A Solar Food Dryer from Cardboard Boxes

Putting together a solar food dryer is a simple winter project (for you or your kids) that can help you preserve next summer's produce.
By Dale J. Jennings
January/February 1981

Making your own cardboard box solar food dryer is so easy and cheap, you might have to make two!
ILLUSTRATION: DALE J. JENNINGS


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It seems that — at long last — a goodly number of people in government and industry are beginning to come around to the notion that, yes, there might be something to this sun-energy concept after all! Unfortunately, whenever the bigwigs begin "talking solar," they invariably speak in terms of multimillion dollar projects, brain-trust technologies, and the all-too-familiar decade-long implementation schedules.

Well, all that may be necessary (although I doubt it) for some solar energy applications, but I've designed a solar food dryer that anyone — and I do mean anyone — can put together for pennies ... and in minutes!

To build your sun-powered unit, choose a long, shallow cardboard box and cut a few holes in each of the narrow ends. That done, paint the inside of the container black or line it with black plastic sheeting — whichever is easier. Cover the box with clear plastic, and your heat catcher is complete.

Now, take another cardboard box and make several holes in one side. Then use some scrap cardboard and masking tape to form an air duct connecting the shallow "solar" unit to the side of the drying box. Set the latter on a table or stand, and lean the solar box against it at the most effective angle to catch the sun's rays. Finally, lay a cloth screen on top of the drying box and deploy the food to be dehydrated on that surface.

If you really splurged on this device, you might be able to spend $1, but I doubt it! Granted, it's not very permanent, and it's certainly not waterproof. But, then, you wouldn't leave your drying comestibles out in the rain or snow anyway, would you?

Note: Run the dryer for a few days without any food, to drive off any fumes that might be released from the paint or plastic.  


HIGHLY RECOMMENDED by the MOTHER EARTH NEWS editors:

The Solar Food Dryer book, by Eben Fodor. If you are thinking of building a solar food dryer, or you just want to learn the basics of how to preserve food by dehydrating, this is the best book available. Includes full details on how to build a very effective solar-powered dehydrator. Order now.








Post a comment below.

 

Barbara Brkovich
10/5/2012 6:46:20 PM
Sounds like a great Science Project!

nursecammy
8/19/2010 8:24:43 PM
I have a friend who lives in Michigan and she dehydrates food in her car!!! She has a car with black leather interior. She cracks the windows to release the humidity, and on a warm day she dehydrates apples. She puts them on frames she made with cheese cloth and perches one end of the frames on the dash, the other on the headrest on each seat. She says it works great. She did say, however, that one year she dehydrated thinly sliced onions!!! She said she didn't think about it until going outside to retrieve them! Her car smelled like onions for several weeks!!

Lloyd McDaniel
7/28/2010 7:38:56 PM
Why not just use the heat collector? if you DON'T paint it black it should be OK. I have a 3x5 foot tin box I am going to try with some apples.

Laurrie Bullock_1
10/30/2008 5:16:43 PM
Each of these methods sounds good. Will certainly try them out this winter (we get a lot of sun here) and use the best one next summer.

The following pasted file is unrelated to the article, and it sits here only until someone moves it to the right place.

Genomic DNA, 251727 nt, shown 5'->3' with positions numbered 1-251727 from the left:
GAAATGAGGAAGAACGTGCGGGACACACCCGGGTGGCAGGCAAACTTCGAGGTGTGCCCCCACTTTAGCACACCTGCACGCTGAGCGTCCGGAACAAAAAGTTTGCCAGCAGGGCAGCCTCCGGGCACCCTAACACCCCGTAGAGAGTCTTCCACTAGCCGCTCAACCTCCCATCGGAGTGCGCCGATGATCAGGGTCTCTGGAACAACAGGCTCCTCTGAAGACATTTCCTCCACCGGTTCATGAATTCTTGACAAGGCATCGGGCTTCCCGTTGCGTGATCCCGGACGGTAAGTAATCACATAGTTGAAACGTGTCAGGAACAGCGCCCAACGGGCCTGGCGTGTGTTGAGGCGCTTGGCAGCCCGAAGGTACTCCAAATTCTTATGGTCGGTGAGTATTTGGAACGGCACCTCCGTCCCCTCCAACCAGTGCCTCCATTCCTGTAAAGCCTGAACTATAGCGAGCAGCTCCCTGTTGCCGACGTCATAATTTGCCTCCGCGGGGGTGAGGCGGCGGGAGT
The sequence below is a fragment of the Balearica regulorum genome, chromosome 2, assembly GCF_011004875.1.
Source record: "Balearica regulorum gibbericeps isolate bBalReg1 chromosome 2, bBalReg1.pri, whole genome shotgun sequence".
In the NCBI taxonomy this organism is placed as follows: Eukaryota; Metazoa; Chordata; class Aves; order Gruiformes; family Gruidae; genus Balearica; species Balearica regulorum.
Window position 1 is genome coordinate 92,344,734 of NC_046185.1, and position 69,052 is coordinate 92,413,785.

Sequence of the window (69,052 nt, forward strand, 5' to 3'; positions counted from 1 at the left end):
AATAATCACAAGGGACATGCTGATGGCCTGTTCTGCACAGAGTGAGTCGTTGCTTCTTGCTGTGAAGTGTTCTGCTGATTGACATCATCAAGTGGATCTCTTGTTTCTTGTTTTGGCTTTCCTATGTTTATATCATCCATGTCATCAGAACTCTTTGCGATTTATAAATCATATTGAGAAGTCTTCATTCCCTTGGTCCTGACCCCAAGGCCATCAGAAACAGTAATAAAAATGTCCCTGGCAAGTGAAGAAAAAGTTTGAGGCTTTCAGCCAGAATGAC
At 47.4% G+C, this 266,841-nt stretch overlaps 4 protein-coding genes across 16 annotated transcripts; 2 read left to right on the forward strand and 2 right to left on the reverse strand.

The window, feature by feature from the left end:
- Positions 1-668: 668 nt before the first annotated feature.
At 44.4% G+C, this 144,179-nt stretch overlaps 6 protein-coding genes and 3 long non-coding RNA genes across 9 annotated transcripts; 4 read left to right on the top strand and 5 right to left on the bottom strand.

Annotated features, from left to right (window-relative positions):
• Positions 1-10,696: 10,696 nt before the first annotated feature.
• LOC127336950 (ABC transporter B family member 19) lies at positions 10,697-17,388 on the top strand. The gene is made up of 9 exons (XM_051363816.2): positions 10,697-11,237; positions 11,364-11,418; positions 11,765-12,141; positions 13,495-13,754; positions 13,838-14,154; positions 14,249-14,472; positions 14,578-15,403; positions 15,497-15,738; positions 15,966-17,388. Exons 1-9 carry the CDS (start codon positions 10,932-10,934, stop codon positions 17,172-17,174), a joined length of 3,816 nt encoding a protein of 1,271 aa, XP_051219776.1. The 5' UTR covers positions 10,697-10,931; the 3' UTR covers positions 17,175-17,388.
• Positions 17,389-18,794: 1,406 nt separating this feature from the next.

sharonlerose
8/14/2008 6:36:24 AM
I find the last part of the aticle pretty vague. What is meant by "air dict" and even "connecting". What do you mean "deploy the food on top; is the cloth laid inside the box??? This is not clear.

Nancy_1
8/13/2008 10:29:41 PM
Last year I made a 2x2 ft frame out of 1x1 and tacked some cheesecloth type material to one side. I place the items to be dried inside, including herbs, cover with another piece large enough to tuck underneath. The rough wood of the frame snags the cloth helping to hold it. This year I was lucky enough to get several bread racks! place the cloth on the rack, place the food, cover and prop in the sun. Works like a charm. Sliced apples dry in one full day, herbs in the homemade rack slides in under the BBQ grill for shade and also dries in one day. This year I tried corn. 2 days and perfect. We are also trying the car. Today part of the tomatoes actually burnt black in the car and it was vented. Personally I don't have the time to make a box when my method works so well. The cloths can be thrown in the washer. Last week I did have a big japenese beetle dig through the cloth on the peaches, but this is the only bug I ever had get into the food.

adrian comenzind_1
8/13/2008 5:15:21 PM
I would suppose it doesn't get too hot? I like to dehydrate my food below 105 F so I don't lose the enzymes. Maybe it depends on the construction of the boxes?

Patricia_1
8/13/2008 10:45:25 AM
What I am concerned about here is the fumes that black paint would give off as it heats up..Also the black plastic. Is this healthy?

B.R. Whitfield
8/2/2008 11:31:38 AM
I just tried my hand at drying last summer and fell in love with it! I had purchased a small electrical dryer but just couldn't dry enough fruit to keep up with the apples and pears that were beginning to fall. My wife had changed curtains and the old ones were similar to cheese cloth, so I put together a fairly good sized frame on legs and made a double layer for the bottom and tented the top. As long as the sun shines, it works perfectly. The double bottom, spaced about an inch apart, and the tented top keeps the bugs at bay. This year I have already built two more so that I can keep up, not only with the harvest, but also with the appitites of my six grandsons.








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